Network Computing is part of the Informa Tech Division of Informa PLC

This site is operated by a business or businesses owned by Informa PLC and all copyright resides with them. Informa PLC's registered office is 5 Howick Place, London SW1P 1WG. Registered in England and Wales. Number 8860726.

Is Anyone Actually Implementing UC?

A debate has been going on over at No Jitter about whether enterprises are actually adopting Unified Communications (see here, here, here, here, and here). I tend toward the skeptical end of any conversation about how widely a hot new technology is actually being adopted, but I do see a few signs that enterprises are at least paying attention and, where possible, looking for an opportunity to get their feet wet.I was chatting with a consultant yesterday who told me that in his last three engagements, he'd put Unified Communications into the specifications as an option for the companies to include in their RFPs, and in all three cases, the companies jumped at it. The reason? Business differentiation, i.e., the hope that UC could provide a new competitive advantage. This, by the way, supports a theory that Chris Thompson of Cisco expounded to me at VoiceCon Orlando, that during difficult economic times, it's actually easier for enterprises to make investments in "aspirational" technology than that which is "perspirational".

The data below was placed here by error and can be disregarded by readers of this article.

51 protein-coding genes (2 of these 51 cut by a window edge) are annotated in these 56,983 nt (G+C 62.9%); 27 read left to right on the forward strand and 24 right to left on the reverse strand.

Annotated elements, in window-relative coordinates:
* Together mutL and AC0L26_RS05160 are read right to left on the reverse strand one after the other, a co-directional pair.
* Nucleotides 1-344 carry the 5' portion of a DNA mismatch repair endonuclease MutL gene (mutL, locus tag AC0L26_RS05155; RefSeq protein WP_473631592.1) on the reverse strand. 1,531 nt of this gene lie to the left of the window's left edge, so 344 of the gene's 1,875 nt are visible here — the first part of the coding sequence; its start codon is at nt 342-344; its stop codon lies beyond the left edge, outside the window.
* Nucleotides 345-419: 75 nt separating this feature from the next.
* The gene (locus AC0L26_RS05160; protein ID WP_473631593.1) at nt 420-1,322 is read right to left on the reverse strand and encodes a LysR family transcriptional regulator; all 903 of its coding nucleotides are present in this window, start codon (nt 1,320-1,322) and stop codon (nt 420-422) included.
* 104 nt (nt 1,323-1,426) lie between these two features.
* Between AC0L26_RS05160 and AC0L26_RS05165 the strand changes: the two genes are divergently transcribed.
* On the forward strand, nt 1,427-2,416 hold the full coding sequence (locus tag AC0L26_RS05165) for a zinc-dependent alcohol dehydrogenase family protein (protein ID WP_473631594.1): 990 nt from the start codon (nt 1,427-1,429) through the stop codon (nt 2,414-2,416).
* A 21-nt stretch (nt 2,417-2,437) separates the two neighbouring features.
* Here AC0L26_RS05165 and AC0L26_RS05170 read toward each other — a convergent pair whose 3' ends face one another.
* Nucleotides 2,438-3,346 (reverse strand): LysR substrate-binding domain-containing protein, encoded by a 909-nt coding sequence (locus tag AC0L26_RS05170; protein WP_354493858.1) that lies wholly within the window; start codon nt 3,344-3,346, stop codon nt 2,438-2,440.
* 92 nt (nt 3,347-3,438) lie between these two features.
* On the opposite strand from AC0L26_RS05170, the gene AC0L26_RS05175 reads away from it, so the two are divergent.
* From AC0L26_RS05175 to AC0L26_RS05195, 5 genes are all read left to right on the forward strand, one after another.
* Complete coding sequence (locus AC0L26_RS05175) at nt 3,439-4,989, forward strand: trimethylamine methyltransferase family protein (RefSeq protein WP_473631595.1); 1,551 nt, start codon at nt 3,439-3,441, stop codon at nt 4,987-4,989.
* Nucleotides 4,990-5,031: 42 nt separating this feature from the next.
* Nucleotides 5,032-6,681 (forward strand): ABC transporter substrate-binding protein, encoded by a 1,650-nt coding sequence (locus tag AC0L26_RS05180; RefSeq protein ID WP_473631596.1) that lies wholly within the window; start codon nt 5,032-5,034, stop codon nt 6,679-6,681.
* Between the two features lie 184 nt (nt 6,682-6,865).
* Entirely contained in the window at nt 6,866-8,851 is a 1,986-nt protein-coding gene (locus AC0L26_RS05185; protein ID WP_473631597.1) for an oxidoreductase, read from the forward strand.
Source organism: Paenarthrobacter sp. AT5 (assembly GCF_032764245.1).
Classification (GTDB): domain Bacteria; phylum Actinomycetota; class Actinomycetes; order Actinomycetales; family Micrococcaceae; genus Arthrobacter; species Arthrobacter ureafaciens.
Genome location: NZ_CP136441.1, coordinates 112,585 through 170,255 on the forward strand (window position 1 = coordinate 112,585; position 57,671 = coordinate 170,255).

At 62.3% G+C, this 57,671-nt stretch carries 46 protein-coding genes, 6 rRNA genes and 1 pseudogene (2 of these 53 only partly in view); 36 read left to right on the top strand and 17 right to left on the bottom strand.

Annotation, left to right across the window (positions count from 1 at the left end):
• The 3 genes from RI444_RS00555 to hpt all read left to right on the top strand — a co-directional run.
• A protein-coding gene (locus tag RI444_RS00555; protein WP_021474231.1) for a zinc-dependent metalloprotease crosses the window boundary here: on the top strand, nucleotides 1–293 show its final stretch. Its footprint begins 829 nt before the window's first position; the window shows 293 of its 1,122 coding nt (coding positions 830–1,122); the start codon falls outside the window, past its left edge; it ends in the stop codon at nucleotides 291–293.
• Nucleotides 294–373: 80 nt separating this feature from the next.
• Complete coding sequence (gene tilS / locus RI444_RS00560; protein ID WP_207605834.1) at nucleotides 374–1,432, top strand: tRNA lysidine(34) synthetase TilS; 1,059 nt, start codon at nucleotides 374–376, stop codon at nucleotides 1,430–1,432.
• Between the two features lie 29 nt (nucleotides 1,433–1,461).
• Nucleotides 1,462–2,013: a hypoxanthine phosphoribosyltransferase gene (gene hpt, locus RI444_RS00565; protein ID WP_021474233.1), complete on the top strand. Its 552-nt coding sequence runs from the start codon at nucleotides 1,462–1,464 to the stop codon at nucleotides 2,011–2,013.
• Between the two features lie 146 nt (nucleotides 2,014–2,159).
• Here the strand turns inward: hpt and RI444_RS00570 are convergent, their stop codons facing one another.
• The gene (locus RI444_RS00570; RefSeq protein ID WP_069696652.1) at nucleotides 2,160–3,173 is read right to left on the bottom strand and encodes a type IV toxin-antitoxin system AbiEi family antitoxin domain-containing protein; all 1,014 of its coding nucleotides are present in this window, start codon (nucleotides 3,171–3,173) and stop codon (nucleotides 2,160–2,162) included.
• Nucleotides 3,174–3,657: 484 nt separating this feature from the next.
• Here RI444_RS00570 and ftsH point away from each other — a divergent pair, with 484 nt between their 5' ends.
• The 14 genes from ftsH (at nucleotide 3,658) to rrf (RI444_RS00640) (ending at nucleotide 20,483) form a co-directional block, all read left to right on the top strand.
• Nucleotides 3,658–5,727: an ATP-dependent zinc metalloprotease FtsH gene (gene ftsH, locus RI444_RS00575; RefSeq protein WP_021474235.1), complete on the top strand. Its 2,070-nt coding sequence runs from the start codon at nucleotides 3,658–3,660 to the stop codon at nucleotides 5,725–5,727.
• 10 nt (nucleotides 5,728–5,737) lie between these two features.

To me, that says the UC message is getting through to enterprises. There's no guarantee that every company will ultimately make the ROI, in whatever way the individual user company calculates that ROI. Maybe the bids will come back and the business case just won't be there.

But for all the concern that's been expressed about definitions of UC and users understanding the value of UC, it seems to me that this consultant's experience, along with our experience at VoiceCon, shows that there are enterprise users out there who get it. They understand pretty well that UC has a lot of promise; what they haven't figured out yet is whether, when you get down into the weeds of migration and integration and management, UC is actually something they can support cost-effectively.

These are nontrivial issues -- heck, just running voice on IP data networks was a nontrivial issue for a long time (and still is, some might say). Add to this the idea that UC is a paradigm shift, a new architecture for communications, and the challenge becomes even greater. Enterprises that show an interest in UC (and who, incidentally, believe they can find the budget for it) will have to figure out how to create a UC migration path.